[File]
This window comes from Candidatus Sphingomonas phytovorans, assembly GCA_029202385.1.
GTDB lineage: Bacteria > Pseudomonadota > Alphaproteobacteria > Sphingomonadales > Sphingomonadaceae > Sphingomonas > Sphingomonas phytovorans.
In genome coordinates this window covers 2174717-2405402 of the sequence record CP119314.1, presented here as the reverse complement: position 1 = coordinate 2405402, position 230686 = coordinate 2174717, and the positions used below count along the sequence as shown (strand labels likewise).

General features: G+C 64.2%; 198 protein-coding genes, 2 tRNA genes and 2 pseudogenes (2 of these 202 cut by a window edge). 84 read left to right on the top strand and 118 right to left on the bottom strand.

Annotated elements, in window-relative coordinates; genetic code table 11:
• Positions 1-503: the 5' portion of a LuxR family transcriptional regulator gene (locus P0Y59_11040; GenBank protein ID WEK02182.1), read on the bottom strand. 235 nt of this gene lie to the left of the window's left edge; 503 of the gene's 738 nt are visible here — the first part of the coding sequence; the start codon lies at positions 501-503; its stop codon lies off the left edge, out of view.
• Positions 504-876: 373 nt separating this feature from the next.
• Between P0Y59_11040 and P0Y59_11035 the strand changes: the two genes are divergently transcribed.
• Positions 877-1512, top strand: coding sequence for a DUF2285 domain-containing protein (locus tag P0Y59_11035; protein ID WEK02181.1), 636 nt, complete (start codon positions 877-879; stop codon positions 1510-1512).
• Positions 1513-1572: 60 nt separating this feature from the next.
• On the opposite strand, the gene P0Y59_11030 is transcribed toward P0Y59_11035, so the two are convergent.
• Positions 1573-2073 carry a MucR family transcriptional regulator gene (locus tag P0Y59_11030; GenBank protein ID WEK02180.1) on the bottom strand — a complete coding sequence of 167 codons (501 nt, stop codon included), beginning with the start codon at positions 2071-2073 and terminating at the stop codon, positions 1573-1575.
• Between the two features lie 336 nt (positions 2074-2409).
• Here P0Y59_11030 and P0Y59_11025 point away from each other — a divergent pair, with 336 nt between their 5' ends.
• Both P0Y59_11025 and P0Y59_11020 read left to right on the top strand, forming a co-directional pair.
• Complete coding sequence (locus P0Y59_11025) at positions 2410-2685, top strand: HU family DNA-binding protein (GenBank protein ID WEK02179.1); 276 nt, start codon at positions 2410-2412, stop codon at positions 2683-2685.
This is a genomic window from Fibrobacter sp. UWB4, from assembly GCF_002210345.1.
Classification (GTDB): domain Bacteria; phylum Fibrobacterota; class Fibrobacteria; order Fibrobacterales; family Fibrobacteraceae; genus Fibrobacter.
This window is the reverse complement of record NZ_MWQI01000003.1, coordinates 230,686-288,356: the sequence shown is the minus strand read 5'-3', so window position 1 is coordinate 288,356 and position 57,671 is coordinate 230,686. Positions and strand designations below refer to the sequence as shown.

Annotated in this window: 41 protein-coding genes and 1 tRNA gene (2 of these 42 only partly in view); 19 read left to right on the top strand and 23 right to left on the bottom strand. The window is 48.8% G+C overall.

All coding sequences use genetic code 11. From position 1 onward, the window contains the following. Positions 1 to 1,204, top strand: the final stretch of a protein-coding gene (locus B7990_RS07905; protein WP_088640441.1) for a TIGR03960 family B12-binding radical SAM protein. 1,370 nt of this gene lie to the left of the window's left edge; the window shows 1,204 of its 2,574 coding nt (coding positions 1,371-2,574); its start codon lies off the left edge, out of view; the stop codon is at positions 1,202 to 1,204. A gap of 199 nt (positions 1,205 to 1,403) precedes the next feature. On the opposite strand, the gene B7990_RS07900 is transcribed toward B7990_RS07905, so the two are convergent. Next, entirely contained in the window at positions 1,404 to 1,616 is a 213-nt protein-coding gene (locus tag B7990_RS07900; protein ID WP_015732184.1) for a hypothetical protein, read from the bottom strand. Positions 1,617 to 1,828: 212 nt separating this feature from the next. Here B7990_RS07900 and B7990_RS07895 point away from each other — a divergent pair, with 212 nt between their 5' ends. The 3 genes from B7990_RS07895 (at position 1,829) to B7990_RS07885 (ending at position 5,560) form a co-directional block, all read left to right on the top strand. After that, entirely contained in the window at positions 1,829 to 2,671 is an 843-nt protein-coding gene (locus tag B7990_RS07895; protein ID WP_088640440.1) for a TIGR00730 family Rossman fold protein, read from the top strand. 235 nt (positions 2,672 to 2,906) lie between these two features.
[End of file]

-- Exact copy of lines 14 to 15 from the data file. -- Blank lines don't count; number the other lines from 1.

• Here P0Y59_11030 and P0Y59_11025 point away from each other — a divergent pair, with 336 nt between their 5' ends.
• Both P0Y59_11025 and P0Y59_11020 read left to right on the top strand, forming a co-directional pair.